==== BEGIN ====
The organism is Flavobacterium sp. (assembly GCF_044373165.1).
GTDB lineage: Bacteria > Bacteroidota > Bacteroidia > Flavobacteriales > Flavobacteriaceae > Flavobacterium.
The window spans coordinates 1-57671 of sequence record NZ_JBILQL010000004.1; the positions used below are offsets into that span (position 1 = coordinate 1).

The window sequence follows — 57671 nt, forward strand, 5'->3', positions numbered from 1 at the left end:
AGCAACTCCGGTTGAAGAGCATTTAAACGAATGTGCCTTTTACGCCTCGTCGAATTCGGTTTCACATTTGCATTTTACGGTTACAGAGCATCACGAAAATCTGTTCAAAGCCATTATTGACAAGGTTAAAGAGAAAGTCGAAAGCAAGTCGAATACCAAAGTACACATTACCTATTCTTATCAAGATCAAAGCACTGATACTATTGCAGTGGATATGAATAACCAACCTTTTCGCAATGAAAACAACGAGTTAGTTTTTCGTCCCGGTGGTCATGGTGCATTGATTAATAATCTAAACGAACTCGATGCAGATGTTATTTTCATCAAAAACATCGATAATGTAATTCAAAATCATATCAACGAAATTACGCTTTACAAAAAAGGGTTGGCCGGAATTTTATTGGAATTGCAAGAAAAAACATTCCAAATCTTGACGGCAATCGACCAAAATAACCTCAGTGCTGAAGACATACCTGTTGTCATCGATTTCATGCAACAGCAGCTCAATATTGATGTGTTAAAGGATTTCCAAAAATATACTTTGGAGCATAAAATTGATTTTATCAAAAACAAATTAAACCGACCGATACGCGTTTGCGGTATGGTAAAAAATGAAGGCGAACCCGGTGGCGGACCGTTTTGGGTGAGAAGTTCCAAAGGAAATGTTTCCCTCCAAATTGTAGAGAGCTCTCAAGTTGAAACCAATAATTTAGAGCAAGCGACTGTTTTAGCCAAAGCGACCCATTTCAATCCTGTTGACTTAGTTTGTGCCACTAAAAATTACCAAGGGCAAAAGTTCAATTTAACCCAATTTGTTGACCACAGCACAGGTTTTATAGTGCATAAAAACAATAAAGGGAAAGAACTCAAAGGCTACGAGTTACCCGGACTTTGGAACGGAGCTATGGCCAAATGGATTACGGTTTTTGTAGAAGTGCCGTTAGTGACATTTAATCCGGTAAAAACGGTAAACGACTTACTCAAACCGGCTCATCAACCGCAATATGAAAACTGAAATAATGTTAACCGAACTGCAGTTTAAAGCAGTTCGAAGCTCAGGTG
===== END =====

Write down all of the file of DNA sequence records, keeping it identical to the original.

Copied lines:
The organism is Flavobacterium sp. (assembly GCF_044373165.1).
GTDB lineage: Bacteria > Bacteroidota > Bacteroidia > Flavobacteriales > Flavobacteriaceae > Flavobacterium.
The window spans coordinates 1-57671 of sequence record NZ_JBILQL010000004.1; the positions used below are offsets into that span (position 1 = coordinate 1).

The window sequence follows — 57671 nt, forward strand, 5'->3', positions numbered from 1 at the left end:
AGCAACTCCGGTTGAAGAGCATTTAAACGAATGTGCCTTTTACGCCTCGTCGAATTCGGTTTCACATTTGCATTTTACGGTTACAGAGCATCACGAAAATCTGTTCAAAGCCATTATTGACAAGGTTAAAGAGAAAGTCGAAAGCAAGTCGAATACCAAAGTACACATTACCTATTCTTATCAAGATCAAAGCACTGATACTATTGCAGTGGATATGAATAACCAACCTTTTCGCAATGAAAACAACGAGTTAGTTTTTCGTCCCGGTGGTCATGGTGCATTGATTAATAATCTAAACGAACTCGATGCAGATGTTATTTTCATCAAAAACATCGATAATGTAATTCAAAATCATATCAACGAAATTACGCTTTACAAAAAAGGGTTGGCCGGAATTTTATTGGAATTGCAAGAAAAAACATTCCAAATCTTGACGGCAATCGACCAAAATAACCTCAGTGCTGAAGACATACCTGTTGTCATCGATTTCATGCAACAGCAGCTCAATATTGATGTGTTAAAGGATTTCCAAAAATATACTTTGGAGCATAAAATTGATTTTATCAAAAACAAATTAAACCGACCGATACGCGTTTGCGGTATGGTAAAAAATGAAGGCGAACCCGGTGGCGGACCGTTTTGGGTGAGAAGTTCCAAAGGAAATGTTTCCCTCCAAATTGTAGAGAGCTCTCAAGTTGAAACCAATAATTTAGAGCAAGCGACTGTTTTAGCCAAAGCGACCCATTTCAATCCTGTTGACTTAGTTTGTGCCACTAAAAATTACCAAGGGCAAAAGTTCAATTTAACCCAATTTGTTGACCACAGCACAGGTTTTATAGTGCATAAAAACAATAAAGGGAAAGAACTCAAAGGCTACGAGTTACCCGGACTTTGGAACGGAGCTATGGCCAAATGGATTACGGTTTTTGTAGAAGTGCCGTTAGTGACATTTAATCCGGTAAAAACGGTAAACGACTTACTCAAACCGGCTCATCAACCGCAATATGAAAACTGAAATAATGTTAACCGAACTGCAGTTTAAAGCAGTTCGAAGCTCAGGTG